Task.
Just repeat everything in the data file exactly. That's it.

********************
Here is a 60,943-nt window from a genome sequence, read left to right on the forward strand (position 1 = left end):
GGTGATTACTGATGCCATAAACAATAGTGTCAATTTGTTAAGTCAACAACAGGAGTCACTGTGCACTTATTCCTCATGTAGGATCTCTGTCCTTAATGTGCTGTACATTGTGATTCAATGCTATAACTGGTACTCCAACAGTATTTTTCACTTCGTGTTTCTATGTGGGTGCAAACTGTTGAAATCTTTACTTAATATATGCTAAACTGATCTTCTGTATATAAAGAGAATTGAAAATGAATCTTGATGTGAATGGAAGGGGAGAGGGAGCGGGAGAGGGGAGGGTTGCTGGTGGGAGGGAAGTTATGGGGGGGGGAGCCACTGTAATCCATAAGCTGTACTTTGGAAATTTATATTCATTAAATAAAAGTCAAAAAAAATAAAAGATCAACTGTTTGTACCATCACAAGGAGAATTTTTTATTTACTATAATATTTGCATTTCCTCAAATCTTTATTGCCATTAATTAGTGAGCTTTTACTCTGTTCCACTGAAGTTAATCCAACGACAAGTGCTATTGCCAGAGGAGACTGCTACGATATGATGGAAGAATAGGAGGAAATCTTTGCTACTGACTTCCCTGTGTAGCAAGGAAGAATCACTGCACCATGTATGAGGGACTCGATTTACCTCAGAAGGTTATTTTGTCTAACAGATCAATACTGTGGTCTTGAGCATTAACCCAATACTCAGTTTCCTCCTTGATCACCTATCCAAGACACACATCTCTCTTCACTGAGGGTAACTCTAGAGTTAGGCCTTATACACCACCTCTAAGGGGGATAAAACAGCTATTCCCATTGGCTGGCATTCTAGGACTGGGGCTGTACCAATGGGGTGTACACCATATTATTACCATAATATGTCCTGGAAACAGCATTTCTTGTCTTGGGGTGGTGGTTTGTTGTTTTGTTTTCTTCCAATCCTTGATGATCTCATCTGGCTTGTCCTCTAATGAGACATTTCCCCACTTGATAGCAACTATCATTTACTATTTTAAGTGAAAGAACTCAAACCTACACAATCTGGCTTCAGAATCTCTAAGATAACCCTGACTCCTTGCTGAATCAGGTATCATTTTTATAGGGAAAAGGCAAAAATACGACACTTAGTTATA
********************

Here is a 60,943-nt window from a genome sequence, read left to right on the forward strand (position 1 = left end):
GGTGATTACTGATGCCATAAACAATAGTGTCAATTTGTTAAGTCAACAACAGGAGTCACTGTGCACTTATTCCTCATGTAGGATCTCTGTCCTTAATGTGCTGTACATTGTGATTCAATGCTATAACTGGTACTCCAACAGTATTTTTCACTTCGTGTTTCTATGTGGGTGCAAACTGTTGAAATCTTTACTTAATATATGCTAAACTGATCTTCTGTATATAAAGAGAATTGAAAATGAATCTTGATGTGAATGGAAGGGGAGAGGGAGCGGGAGAGGGGAGGGTTGCTGGTGGGAGGGAAGTTATGGGGGGGGGAGCCACTGTAATCCATAAGCTGTACTTTGGAAATTTATATTCATTAAATAAAAGTCAAAAAAAATAAAAGATCAACTGTTTGTACCATCACAAGGAGAATTTTTTATTTACTATAATATTTGCATTTCCTCAAATCTTTATTGCCATTAATTAGTGAGCTTTTACTCTGTTCCACTGAAGTTAATCCAACGACAAGTGCTATTGCCAGAGGAGACTGCTACGATATGATGGAAGAATAGGAGGAAATCTTTGCTACTGACTTCCCTGTGTAGCAAGGAAGAATCACTGCACCATGTATGAGGGACTCGATTTACCTCAGAAGGTTATTTTGTCTAACAGATCAATACTGTGGTCTTGAGCATTAACCCAATACTCAGTTTCCTCCTTGATCACCTATCCAAGACACACATCTCTCTTCACTGAGGGTAACTCTAGAGTTAGGCCTTATACACCACCTCTAAGGGGGATAAAACAGCTATTCCCATTGGCTGGCATTCTAGGACTGGGGCTGTACCAATGGGGTGTACACCATATTATTACCATAATATGTCCTGGAAACAGCATTTCTTGTCTTGGGGTGGTGGTTTGTTGTTTTGTTTTCTTCCAATCCTTGATGATCTCATCTGGCTTGTCCTCTAATGAGACATTTCCCCACTTGATAGCAACTATCATTTACTATTTTAAGTGAAAGAACTCAAACCTACACAATCTGGCTTCAGAATCTCTAAGATAACCCTGACTCCTTGCTGAATCAGGTATCATTTTTATAGGGAAAAGGCAAAAATACGACACTTAGTTATA